Monday, December 10, 2012

What is Black Identity and Who Determines It?


Eric Deggans wrote an interesting post about the recent CNN Black in America installment "Who is Black in America?" hosted by Soledad O'Brien which examined some "impressive teens in a Philadelphia spoken word workshop led by a biracial poet who has explored his own questions about race and identity."

“There’s a lot of pain behind these conversations,” said O’Brien. “The conversation is about what we value in America. And what is the role of skin color in our values? They’re conversations we in America don’t particularly like to have.”

Of course, Soledad is herself the child of an Irish father from Australia and Afro-Cuban mother. She self-identifies as black, but her non-white roots are in Cuba not America.

What is “black” identity and who determines it?

As Deggan point out:

"Most of the youths in CNN’s documentary talk about being black, they mean African American. And unlike some of the kids she profiles, O’Brien doesn’t believe anyone gets to choose their racial identity."

“This idea that someone gets to choose seems odd,” added the anchor. “I’m lighter-skinned than the president of the United States, but my mom is black, my brothers and sisters are black, my mom has a short afro. I never thought I had a choice about how I identified... My identity was given to me very early by my parents.”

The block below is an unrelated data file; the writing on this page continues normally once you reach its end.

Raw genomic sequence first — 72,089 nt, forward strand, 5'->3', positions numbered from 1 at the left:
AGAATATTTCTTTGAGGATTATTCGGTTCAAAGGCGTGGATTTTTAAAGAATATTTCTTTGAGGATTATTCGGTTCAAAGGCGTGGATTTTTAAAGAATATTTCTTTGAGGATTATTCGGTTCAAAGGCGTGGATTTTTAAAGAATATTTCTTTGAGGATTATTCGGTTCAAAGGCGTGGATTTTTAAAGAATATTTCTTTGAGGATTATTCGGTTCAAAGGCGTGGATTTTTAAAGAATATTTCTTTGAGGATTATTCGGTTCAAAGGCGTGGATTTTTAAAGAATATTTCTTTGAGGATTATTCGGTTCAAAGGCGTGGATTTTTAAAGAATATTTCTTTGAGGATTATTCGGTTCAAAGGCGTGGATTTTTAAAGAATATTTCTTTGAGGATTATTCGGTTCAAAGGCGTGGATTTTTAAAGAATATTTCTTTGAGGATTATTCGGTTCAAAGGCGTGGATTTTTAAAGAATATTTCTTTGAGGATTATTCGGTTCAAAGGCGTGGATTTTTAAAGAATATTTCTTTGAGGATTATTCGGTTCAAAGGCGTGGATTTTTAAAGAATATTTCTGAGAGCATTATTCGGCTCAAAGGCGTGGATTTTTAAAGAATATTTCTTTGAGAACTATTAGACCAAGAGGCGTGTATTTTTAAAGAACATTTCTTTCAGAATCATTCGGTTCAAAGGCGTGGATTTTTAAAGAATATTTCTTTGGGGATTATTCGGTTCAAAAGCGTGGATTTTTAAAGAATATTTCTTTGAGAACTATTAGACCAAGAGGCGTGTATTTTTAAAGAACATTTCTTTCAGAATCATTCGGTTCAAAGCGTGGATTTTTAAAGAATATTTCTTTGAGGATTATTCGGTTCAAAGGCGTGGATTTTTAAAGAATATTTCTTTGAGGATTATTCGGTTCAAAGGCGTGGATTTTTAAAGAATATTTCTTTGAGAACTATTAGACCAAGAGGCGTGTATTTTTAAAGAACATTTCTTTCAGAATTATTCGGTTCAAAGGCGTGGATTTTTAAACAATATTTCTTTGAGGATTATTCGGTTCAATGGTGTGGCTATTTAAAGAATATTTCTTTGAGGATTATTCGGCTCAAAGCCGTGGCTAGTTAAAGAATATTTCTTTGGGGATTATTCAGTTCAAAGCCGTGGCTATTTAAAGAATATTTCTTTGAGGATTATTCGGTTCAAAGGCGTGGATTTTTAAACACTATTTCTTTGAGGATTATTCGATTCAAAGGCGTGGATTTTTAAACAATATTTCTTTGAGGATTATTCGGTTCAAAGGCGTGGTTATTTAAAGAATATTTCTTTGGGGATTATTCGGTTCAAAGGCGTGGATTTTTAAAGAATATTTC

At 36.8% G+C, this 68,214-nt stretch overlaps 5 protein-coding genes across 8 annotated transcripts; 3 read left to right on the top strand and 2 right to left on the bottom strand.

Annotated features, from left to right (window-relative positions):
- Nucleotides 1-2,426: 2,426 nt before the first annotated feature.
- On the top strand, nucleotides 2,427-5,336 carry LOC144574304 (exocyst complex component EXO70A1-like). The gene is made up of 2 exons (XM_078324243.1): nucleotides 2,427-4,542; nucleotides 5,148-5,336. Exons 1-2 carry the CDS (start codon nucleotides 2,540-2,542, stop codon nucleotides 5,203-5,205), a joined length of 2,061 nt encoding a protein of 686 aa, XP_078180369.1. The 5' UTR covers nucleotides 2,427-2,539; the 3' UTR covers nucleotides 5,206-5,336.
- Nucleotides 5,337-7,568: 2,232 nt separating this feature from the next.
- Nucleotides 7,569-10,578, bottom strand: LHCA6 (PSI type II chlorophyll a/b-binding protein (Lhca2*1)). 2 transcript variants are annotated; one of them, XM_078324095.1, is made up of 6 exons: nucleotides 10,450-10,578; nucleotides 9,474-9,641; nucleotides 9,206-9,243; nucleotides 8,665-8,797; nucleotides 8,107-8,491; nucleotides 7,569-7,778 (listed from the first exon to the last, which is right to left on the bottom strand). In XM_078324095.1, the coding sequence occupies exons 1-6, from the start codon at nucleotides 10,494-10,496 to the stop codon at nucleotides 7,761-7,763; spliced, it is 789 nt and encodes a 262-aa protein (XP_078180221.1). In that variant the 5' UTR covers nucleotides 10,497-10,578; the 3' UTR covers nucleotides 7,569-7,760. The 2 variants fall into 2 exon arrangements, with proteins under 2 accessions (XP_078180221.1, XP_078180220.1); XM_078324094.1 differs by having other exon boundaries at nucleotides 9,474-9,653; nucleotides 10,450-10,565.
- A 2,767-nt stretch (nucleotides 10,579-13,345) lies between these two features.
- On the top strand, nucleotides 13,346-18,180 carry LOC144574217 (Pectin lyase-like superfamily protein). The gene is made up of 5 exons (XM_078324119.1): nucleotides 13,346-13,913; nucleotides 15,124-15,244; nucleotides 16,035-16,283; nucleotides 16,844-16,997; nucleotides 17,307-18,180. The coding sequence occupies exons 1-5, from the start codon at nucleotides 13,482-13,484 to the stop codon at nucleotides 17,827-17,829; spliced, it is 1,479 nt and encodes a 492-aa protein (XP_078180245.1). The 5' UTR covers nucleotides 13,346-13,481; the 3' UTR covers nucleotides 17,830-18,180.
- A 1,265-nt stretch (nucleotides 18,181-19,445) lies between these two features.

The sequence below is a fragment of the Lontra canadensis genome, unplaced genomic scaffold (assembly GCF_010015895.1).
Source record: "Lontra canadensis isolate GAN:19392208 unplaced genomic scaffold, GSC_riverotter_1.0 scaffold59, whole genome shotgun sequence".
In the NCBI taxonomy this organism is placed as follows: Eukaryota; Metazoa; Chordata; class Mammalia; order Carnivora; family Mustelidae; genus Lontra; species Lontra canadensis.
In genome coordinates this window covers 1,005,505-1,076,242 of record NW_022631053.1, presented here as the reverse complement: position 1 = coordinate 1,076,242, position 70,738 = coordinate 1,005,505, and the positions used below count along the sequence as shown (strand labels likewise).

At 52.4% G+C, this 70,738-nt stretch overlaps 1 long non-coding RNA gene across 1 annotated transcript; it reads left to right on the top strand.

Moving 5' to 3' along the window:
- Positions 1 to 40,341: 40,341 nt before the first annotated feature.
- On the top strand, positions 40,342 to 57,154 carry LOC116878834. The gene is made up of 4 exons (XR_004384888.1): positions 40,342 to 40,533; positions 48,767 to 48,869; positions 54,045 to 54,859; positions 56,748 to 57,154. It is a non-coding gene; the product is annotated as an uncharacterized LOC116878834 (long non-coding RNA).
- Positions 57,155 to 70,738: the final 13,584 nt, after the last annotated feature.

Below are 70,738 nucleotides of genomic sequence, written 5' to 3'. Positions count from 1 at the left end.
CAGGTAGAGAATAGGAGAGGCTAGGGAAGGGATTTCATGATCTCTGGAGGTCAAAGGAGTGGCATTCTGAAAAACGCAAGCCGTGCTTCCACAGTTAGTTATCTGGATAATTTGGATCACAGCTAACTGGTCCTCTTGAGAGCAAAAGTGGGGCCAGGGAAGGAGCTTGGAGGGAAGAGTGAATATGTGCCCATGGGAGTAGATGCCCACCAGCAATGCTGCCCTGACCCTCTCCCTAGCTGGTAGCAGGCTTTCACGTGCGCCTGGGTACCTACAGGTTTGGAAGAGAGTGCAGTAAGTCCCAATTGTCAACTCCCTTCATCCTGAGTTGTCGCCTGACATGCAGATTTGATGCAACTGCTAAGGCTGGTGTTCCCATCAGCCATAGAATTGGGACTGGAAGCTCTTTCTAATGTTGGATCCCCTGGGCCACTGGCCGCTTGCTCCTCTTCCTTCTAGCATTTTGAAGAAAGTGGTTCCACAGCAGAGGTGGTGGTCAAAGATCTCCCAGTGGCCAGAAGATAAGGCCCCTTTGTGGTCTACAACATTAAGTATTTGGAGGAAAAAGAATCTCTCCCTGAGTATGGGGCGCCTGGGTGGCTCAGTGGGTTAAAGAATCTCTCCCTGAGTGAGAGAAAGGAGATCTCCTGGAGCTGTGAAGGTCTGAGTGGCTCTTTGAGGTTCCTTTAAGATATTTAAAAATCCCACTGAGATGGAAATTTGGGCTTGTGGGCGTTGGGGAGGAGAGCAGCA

O’Brien’s documentary also doesn’t mention the most famous person navigating issues of race and identity in modern times: President Barack Obama. And the reason Obama isn’t featured is the same reason O’Brien doesn’t tell her story, even though the details — she was raised as an Afro-Cuban/Irish child in an all-white neighborhood where she felt “people like me weren’t attractive” — seems the embodiment of the documentary’s spirit.

“It’s not my story,” she said. “This is about digging into the uncomfortable, and sometimes painful conversations with the people we’re profiling.”

All the same, I can’t wait to see the documentary about how a nerdy kid who was told non-white people weren’t pretty became a top anchor at CNN eventually named to People magazine’s list of 50 Most Beautiful People.



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